José J. Gaforio on Preventive Effect of Olive Oil Against Human Breast Cancer

Fast Breaking Papers Commentary, June 2011

Jose J. Gaforio

Article: Squalene protects against oxidative DNA damage in MCF10A human mammary epithelial cells but not in MCF7 and MDA-MB-231 human breast cancer cells

Authors: Warleta, F;Campos, M;Allouche, Y;Sanchez-Quesada, C;Ruiz-Mora, J;Beltran, G;Gaforio, JJ
Volume: 48, Issue: 4, Page: 1092-1100, Year: APR 2010
* Univ Jaen, Div Immunol, Dept Hlth Sci, Fac Expt Sci, Campus Lagunillas S-N, Jaen 23071, Spain.
* Univ Jaen, Div Immunol, Dept Hlth Sci, Fac Expt Sci, Jaen 23071, Spain.
* Ctr Venta Llano, Inst Andaluz Invest & Formac Agr Pesquera & Prod, Mengibar 23620, Spain.

Jose J. Gaforio talks with and answers a few questions about this month's Fast Breaking Paper paper in the field of Agricutural Sciences.

SW: Why do you think your paper is highly cited?

There is growing interest in the study of bioactive components present in food. More specifically, there is great interest in the Mediterranean diet where olive oil is the principal source of fat. Consumption of olive oil has been associated with a low incidence and prevalence of cancer, including breast cancer. However, we do not know what component of the oil would be responsible for this action.

A possible candidate is squalene, which is a compound found in relatively high amounts in virgin olive oil. However, until now, very little has been known about the antioxidant capacity of squalene and its effect on human breast tumorigenesis. Our results show, for the first time, the effect of squalene on normal breast epithelial cells and breast tumor cells.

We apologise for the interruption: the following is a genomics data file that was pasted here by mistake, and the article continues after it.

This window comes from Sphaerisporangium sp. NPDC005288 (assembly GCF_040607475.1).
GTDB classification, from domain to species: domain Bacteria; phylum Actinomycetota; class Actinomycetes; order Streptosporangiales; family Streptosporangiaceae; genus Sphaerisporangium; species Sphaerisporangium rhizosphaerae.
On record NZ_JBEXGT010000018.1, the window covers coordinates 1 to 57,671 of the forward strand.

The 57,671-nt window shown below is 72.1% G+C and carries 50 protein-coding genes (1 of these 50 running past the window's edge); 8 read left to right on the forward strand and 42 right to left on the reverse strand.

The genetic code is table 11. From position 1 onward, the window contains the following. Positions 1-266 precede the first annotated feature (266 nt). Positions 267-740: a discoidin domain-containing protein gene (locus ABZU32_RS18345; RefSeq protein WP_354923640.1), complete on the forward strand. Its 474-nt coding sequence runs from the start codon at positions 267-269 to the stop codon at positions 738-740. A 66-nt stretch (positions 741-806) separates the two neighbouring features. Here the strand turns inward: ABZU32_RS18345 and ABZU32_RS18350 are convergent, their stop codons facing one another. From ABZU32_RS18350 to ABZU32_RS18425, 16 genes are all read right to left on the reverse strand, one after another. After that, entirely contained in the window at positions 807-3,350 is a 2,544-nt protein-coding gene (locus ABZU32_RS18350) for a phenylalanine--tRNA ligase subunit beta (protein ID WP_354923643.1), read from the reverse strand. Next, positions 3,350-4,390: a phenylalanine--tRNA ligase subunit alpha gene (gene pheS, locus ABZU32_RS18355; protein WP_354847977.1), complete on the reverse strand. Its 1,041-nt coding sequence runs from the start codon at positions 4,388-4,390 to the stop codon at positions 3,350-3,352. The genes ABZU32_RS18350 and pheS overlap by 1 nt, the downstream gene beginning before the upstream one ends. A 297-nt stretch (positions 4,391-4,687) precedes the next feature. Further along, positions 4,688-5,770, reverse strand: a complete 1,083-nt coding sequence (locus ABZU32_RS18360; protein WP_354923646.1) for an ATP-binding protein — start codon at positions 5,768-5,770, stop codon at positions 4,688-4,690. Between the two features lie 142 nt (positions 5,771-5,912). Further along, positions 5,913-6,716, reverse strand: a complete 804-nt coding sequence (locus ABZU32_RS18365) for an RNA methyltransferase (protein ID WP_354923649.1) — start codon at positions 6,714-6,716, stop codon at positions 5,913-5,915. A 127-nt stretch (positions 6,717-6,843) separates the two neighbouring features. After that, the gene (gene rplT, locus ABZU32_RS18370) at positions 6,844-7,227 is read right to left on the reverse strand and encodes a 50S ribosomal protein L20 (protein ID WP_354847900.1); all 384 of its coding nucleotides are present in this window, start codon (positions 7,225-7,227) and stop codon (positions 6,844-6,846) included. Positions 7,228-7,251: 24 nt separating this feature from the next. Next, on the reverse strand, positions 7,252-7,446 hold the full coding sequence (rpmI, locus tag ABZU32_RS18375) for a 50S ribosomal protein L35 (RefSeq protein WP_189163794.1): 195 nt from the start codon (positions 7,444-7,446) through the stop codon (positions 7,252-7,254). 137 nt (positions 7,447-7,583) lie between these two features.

SW: Does it describe a new discovery, methodology, or synthesis of knowledge?

"...the results of this research has an important social and economic impact on Spanish society."

We describe new insights into the biological effects of squalene on our health. In particular, their role in preventing breast cancer.

SW: Would you summarize the significance of your paper in layman's terms?

Our results indicated that squalene, present at high concentrations in virgin olive oil, might contribute to the preventive effect of olive oil against human breast cancer by inhibiting oxidative stress. These findings could support the hypothesis that high squalene intake could contribute to the lower incidence of breast cancer in Mediterranean populations.

SW: How did you become involved in this research, and how would you describe the particular challenges, setbacks, and successes that you've encountered along the way?

We are interested in studying the health effects of virgin olive oil consumption. Specifically, our interest focuses on the study of some minor compounds present in virgin olive oil. We are particularly interested in its potential to prevent some cancers. Spain is the first olive oil producer in the world. Therefore, this type of research has an important social and economic impact for my country. This is one of the main reasons why we started this research.

SW: Where do you see your research leading in the future?

We are interested to obtain singular virgin olive oils by their sensory characteristics and composition in bioactive compounds. In addition, these oils have different health properties.

SW: Do you foresee any social or political implications for your research?

As I mentioned earlier, the results of this research has an important social and economic impact on Spanish society. Highlighting the healthy properties of olive oil is an element of the first order to encourage their use in other countries.End

José J. Gaforio
Immunology Division
Department of Health Sciences
University of Jaén
Jaén, Spain



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